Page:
1. Legitimacy and the Union: Composite Legitimacy for a Polycentric Polity................28

  2. Democratic Legitimacy and Constitution-Building......................................................31

  3. Conceptions on the European Political Identity............................................................37

1) “No Demos?”: “Economic/Market Citizenship” and “Statist/Communitarian” Approaches to European Political Identity and Turkey.........................................................................................................................37

a) Economic/market citizenship approach..............................................................37

b) Statist or Communitarian Approach...................................................................38

2) Constitutional Patriotism in a European Context and Turkey..................................41

3) Pluralism/Particularism Approach to the European Political Identity and Turkey...48

4) Weiler’s “Constitutional Tolerance” Conception and Its Impact on Turkey’s Membership Prospects........................................................................................................51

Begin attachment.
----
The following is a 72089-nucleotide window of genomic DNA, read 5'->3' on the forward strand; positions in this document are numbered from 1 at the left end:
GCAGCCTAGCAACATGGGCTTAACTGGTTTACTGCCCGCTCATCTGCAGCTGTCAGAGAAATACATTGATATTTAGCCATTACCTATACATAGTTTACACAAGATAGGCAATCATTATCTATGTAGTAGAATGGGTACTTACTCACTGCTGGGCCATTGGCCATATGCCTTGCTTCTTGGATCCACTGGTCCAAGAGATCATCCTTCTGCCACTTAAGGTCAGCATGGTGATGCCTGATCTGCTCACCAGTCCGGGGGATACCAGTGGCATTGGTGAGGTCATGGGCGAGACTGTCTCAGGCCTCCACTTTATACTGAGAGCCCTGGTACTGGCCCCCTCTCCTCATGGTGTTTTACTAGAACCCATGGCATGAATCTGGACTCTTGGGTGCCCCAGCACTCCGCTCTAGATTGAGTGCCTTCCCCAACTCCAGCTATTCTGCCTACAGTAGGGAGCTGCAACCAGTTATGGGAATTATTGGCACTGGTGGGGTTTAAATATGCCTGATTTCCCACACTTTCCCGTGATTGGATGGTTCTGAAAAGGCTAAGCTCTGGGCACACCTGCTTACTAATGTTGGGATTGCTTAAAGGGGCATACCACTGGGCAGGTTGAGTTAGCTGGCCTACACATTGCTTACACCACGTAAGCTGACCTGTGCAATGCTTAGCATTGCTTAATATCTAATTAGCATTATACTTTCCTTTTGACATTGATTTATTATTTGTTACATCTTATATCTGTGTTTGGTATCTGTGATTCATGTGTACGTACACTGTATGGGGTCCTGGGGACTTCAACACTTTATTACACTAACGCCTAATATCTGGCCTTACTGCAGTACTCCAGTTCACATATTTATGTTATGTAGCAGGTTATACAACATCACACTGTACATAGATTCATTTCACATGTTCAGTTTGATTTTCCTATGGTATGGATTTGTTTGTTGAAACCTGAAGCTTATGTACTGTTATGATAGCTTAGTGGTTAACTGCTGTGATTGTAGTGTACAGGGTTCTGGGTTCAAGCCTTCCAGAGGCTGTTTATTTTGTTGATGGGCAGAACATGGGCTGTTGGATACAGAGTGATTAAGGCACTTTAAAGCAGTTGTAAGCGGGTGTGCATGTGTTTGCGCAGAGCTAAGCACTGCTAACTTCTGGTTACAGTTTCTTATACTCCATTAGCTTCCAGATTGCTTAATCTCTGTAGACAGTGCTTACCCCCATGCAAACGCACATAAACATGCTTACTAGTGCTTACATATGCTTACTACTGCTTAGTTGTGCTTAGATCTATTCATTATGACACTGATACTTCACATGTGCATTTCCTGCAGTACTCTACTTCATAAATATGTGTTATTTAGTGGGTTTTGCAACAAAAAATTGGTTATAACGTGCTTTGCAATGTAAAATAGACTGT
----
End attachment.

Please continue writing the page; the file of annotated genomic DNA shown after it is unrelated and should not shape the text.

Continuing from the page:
5) “European Union Identity” as the Collective Political Identity and Turkey............56

III) European Political Identity: Existing and Potential Referents, Public Opinion and Turkish Membership..............................................................................................................................58

A) The Identity Referents of the European Union According to Its Constitutional Legal Texts and Their Impact on Turkey’s Membership..................................................................................................................58

1) Analysis of the Existing Founding Documents in respect to the Collective Political Identity and Turkey’s Membership...................................................................................................................59

2) Analysis of the Constitutional Treaty in respect to the Collective Political Identity and Turkey’s Membership...................................................................................................................62

B) An Analysis of the Recent Constitutionalisation Process in Respect to its Collective Political Identity Generative Potential.........................................................................................................................69

C) European Public Opinion and Turkey’s European Prospects.......................................74